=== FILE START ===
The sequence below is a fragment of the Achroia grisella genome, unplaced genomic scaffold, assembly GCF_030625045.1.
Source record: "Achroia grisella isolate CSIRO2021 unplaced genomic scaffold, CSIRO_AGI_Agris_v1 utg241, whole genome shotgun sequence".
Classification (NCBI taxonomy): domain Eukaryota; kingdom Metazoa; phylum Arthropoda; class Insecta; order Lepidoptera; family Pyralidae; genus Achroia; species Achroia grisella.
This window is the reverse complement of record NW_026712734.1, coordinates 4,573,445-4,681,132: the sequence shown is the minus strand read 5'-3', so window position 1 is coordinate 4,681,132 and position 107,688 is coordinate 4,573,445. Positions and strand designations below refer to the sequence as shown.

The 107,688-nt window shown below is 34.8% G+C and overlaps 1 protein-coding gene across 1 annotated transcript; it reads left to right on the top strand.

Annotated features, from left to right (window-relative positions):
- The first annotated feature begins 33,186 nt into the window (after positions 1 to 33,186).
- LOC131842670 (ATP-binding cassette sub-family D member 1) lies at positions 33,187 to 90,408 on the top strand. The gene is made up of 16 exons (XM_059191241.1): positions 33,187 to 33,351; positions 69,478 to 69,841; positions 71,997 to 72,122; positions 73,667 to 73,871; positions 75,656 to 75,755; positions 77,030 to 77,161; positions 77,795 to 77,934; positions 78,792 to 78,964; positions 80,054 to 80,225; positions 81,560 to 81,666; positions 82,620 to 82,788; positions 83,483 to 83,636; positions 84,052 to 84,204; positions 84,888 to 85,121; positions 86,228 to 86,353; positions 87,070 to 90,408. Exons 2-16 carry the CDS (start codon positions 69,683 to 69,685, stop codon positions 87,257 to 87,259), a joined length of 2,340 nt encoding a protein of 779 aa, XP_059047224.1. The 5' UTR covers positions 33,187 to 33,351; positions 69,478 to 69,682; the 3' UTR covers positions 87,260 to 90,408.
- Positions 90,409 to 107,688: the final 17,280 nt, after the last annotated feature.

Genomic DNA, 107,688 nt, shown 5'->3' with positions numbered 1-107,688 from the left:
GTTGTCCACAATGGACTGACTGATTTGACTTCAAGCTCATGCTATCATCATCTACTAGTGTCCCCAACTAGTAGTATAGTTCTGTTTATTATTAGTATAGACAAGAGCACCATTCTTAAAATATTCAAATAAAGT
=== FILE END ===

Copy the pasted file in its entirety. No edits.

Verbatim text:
The sequence below is a fragment of the Achroia grisella genome, unplaced genomic scaffold, assembly GCF_030625045.1.
Source record: "Achroia grisella isolate CSIRO2021 unplaced genomic scaffold, CSIRO_AGI_Agris_v1 utg241, whole genome shotgun sequence".
Classification (NCBI taxonomy): domain Eukaryota; kingdom Metazoa; phylum Arthropoda; class Insecta; order Lepidoptera; family Pyralidae; genus Achroia; species Achroia grisella.
This window is the reverse complement of record NW_026712734.1, coordinates 4,573,445-4,681,132: the sequence shown is the minus strand read 5'-3', so window position 1 is coordinate 4,681,132 and position 107,688 is coordinate 4,573,445. Positions and strand designations below refer to the sequence as shown.

The 107,688-nt window shown below is 34.8% G+C and overlaps 1 protein-coding gene across 1 annotated transcript; it reads left to right on the top strand.

Annotated features, from left to right (window-relative positions):
- The first annotated feature begins 33,186 nt into the window (after positions 1 to 33,186).
- LOC131842670 (ATP-binding cassette sub-family D member 1) lies at positions 33,187 to 90,408 on the top strand. The gene is made up of 16 exons (XM_059191241.1): positions 33,187 to 33,351; positions 69,478 to 69,841; positions 71,997 to 72,122; positions 73,667 to 73,871; positions 75,656 to 75,755; positions 77,030 to 77,161; positions 77,795 to 77,934; positions 78,792 to 78,964; positions 80,054 to 80,225; positions 81,560 to 81,666; positions 82,620 to 82,788; positions 83,483 to 83,636; positions 84,052 to 84,204; positions 84,888 to 85,121; positions 86,228 to 86,353; positions 87,070 to 90,408. Exons 2-16 carry the CDS (start codon positions 69,683 to 69,685, stop codon positions 87,257 to 87,259), a joined length of 2,340 nt encoding a protein of 779 aa, XP_059047224.1. The 5' UTR covers positions 33,187 to 33,351; positions 69,478 to 69,682; the 3' UTR covers positions 87,260 to 90,408.
- Positions 90,409 to 107,688: the final 17,280 nt, after the last annotated feature.

Genomic DNA, 107,688 nt, shown 5'->3' with positions numbered 1-107,688 from the left:
GTTGTCCACAATGGACTGACTGATTTGACTTCAAGCTCATGCTATCATCATCTACTAGTGTCCCCAACTAGTAGTATAGTTCTGTTTATTATTAGTATAGACAAGAGCACCATTCTTAAAATATTCAAATAAAGT